VAR’s use seems to drift from one variation to another between games. After one incident, the referee is holding their finger to their ear, signalling that they are receiving the opinion of another official in an external office. The next, they are running to the touchline to watch for themselves on a pitch-side screen. Nobody truly knows why some decisions are made by audio and why others require the referee to watch footage for themselves. If the official watching on a screen elsewhere is certain that the referee has made an incorrect decision, they should tell them. If they are unsure, it is not the conclusive error that it is claimed VAR will eradicate and therefore the referee does not need to waste time by watching footage. This has been the most confusing aspect of VAR in each of its FA Cup appearances, and the uncertainty must be cleared up for the sake of those watching both in the stadium and at home.

Several articles exist online pretending to be clued-up on the system, attempting to explain the most complexed of technologies, but each fail to genuinely correlate with the actions of the officials when VAR is implemented. Not every football fan wants to read long documents just to properly understand the system. It needs to be far more concise and easily interpreted by the general supporter so that they can identify when, why and how VAR being is.

Some referrals to VAR require over a minute and people in football, most notably those at the FA, cease to mention the impact this has on the attending supporter. If referees are going to be as VAR-happy as Pawson was on Saturday night, games could potentially last ten minutes longer which has huge implications. Away fans already have enough trouble travelling home after a midweek evening game, let alone one that finishes late because a referee has referred to VAR at every possible opportunity.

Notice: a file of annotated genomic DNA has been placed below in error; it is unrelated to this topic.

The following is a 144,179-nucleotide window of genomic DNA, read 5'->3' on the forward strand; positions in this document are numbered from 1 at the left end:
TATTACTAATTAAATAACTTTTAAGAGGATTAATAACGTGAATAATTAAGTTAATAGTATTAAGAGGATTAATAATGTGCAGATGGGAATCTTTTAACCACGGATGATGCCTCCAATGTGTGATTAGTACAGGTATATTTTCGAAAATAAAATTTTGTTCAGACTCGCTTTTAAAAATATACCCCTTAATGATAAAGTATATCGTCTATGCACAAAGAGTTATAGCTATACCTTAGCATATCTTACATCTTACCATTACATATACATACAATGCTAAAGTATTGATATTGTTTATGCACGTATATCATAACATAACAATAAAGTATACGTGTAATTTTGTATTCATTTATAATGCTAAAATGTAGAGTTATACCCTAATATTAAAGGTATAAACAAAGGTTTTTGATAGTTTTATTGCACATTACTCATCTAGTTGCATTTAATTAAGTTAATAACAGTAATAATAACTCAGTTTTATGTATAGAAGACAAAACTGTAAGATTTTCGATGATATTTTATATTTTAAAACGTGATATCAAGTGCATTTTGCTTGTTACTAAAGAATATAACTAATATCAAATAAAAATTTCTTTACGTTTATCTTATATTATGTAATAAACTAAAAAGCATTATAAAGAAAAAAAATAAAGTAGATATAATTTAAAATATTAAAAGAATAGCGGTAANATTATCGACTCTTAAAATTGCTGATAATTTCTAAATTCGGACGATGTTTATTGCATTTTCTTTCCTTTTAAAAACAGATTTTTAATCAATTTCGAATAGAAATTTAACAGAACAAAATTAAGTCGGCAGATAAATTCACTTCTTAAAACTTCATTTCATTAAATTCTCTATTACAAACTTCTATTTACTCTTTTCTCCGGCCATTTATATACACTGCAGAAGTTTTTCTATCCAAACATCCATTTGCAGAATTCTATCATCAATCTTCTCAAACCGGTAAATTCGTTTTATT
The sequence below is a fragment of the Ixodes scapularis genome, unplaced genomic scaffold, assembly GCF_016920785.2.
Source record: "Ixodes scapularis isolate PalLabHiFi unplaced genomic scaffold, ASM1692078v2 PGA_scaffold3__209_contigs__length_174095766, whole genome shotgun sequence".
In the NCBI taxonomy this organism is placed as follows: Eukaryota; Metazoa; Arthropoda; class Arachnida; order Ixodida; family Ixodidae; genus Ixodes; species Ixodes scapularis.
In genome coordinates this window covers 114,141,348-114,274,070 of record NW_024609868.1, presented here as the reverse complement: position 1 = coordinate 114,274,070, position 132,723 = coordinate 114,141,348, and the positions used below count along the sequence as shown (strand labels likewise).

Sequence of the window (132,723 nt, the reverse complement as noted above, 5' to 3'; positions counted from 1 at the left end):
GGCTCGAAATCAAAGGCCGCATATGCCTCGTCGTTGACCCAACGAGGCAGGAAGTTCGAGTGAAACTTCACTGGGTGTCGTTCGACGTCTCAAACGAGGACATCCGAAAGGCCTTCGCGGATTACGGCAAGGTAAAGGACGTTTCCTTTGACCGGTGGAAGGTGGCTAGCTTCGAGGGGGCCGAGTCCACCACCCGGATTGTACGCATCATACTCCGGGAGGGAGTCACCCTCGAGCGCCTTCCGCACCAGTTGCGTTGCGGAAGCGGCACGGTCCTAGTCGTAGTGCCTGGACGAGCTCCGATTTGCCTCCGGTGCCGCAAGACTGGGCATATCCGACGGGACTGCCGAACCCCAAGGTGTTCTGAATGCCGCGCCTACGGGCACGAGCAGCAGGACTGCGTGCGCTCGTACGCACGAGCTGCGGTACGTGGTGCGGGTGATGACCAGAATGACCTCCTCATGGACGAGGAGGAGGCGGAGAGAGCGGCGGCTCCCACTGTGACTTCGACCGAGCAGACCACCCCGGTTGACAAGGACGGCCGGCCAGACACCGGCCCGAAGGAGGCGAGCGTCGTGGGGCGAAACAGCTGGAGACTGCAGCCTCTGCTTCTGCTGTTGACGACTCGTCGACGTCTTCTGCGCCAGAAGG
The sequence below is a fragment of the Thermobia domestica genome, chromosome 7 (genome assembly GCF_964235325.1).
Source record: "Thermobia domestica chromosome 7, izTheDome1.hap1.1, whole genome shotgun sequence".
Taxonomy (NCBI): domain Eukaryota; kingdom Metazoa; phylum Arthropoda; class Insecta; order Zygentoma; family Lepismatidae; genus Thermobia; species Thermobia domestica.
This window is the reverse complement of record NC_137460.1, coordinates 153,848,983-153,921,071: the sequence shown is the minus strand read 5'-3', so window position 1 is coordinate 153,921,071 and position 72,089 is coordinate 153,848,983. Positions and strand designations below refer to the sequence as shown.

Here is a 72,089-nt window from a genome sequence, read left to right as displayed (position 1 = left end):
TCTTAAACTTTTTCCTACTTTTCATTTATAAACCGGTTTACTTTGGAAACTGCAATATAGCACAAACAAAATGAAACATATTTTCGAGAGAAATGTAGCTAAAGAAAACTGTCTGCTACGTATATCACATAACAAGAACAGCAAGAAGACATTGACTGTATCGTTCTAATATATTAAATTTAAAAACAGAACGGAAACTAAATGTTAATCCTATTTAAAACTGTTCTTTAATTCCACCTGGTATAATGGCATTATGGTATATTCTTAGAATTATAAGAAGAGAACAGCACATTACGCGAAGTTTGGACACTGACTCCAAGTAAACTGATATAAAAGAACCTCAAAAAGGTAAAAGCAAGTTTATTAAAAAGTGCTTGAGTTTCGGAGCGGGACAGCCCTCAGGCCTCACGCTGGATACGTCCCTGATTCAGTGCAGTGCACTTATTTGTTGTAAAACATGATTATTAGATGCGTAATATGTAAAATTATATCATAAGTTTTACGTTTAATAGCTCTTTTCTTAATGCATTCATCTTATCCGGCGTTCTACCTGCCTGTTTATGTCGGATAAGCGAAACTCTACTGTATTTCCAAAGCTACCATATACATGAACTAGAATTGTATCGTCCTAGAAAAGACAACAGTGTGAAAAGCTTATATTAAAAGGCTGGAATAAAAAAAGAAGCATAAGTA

The plan to use VAR at the 2018 World Cup has the potential to ruin an already disastrous tournament – a worthy second in the list of future events that nobody can genuinely claim to be looking forward to, behind the 2022 World Cup. Alternatively, an outing in Russia could prove whether VAR’s shortcomings during its brief tenure in England are the fault of a flawed system or referees unable to understand it. And if the referees fail to come to terms with its procedure, how on earth are fans supposed to?

Officials will no doubt wince at the irony of football fans wanting to axe VAR from the sport. Supporters detest any bad decision given against their side and will go to the lengths of claiming a conspiracy against their club, yet are unwilling to accept the best form of technology able to help referees that there is currently available.

VAR is believed to increase the amount of correct decisions in a game by 96 percent to 98 percent which may seem small but included in the extra two percent could involve a goal that relegates or promotes a team. It is a system that does need implementing, just not in its current format. A less confusing, less time-consuming and far more simple VAR is ultimately a better VAR. Once that is achieved, football fans might just accept it.